What a great thing to wake up to! UMBS are up 64 bps! S&P futures were up 51.5 as well.
It is an extreme testament to the gravity of this particular CPI report that all it took was a 0.1 deviation from forecast for bonds to see a huge reaction.
m/m Core CPI = 0.2 vs 0.3 f’cast [0.3 prev]
m/m Headline CPI = 0.0 vs 0.1 f’cast, [0.4 prev]
y/y Headline CPI = 3.3% [3.7% prev]
Falling gas prices contributed to the decline, however, transportation and rent continue to be major drivers of inflation with increases of 9.2% and 6.7% respectively.
The NFIB Small Business Optimism Index decreased slightly to 90.7 vs 90.8 last month. 43% of business owners reported job openings they could not fill with transportation, construction and services sectors hit the hardest. 22% of owners reported that inflation was their single most important problem in operating their business with most skeptical about better business conditions in the short run.
In the commentary, the NFIB discusses how we could have such low sentiment when GDP grew at 4.9% in the third quarter. The first explanation is that the growth rate will be revised downward. That is a possibility. However if you look at the components of GDP growth a lot came from inventory build. Inventory buildup is generally what causes recessions in the first place, as companies cut production in order to move the merchandise which triggers layoffs. Given the data about sales and inventory build the fourth quarter is looking to be weak.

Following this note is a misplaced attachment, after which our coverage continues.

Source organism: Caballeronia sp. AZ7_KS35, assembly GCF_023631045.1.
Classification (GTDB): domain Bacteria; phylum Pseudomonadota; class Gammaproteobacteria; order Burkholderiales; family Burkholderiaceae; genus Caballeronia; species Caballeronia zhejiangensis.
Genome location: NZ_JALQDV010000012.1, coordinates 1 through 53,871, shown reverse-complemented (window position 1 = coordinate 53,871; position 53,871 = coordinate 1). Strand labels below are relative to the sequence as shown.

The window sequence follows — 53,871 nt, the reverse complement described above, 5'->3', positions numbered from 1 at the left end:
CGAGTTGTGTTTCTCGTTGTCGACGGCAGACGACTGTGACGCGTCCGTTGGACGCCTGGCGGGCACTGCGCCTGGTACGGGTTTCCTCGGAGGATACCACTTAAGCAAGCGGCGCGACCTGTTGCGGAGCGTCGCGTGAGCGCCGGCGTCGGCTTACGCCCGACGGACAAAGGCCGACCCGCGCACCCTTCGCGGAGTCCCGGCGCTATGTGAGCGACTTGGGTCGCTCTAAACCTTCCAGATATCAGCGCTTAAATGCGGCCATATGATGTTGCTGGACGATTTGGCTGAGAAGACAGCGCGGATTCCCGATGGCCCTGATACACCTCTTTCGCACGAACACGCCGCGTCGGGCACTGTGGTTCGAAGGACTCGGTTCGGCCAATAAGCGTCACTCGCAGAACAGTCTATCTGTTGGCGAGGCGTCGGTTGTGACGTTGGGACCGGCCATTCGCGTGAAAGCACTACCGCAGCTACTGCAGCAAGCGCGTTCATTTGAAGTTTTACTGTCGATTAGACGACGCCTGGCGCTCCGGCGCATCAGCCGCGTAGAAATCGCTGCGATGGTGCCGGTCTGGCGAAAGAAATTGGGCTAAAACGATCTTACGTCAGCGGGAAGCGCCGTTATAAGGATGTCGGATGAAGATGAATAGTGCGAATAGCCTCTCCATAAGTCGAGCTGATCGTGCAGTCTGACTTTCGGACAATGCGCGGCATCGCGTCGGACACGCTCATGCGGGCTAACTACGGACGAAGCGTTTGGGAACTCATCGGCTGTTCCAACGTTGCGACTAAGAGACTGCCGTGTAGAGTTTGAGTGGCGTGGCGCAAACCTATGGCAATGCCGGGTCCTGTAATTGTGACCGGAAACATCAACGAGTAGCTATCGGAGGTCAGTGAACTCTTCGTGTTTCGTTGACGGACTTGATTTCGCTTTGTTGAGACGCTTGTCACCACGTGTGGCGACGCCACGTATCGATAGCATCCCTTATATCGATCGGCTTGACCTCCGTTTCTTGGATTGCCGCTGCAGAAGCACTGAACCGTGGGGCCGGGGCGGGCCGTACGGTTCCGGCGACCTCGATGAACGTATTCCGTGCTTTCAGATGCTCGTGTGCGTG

The economy has also been supported by government spending, which is often called “junk GDP” since it is largely artificial and doesn’t represent real, sustainable demand.
The Fed Funds futures have taken any further rate hikes off the table. They are forecasting no change at the December and June meetings, and a 28% chance of a cut at the March meeting.
There’s something about CPI releases in November. Last year’s example prompted one of the biggest single-day, data-driven bond market rallies on record. This year’s isn’t far off–a fact made all the more stunning by the mere 0.1% beat (Core monthly CPI 0.2 vs 0.3 f’cast). There are a few ways to try to explain the size of the reaction. On a nitty gritty note, the problematic housing component fell from 0.6 to 0.3. On a more general note, it’s possible the bond market was more interested in “no whammies” than a sweeping reversal of inflationary pressures.
UMBS 6.5 ended the day up 70 bps at 101.11. The 6.0 coupon gained 89 bps. The 5.5 coupon up over a point.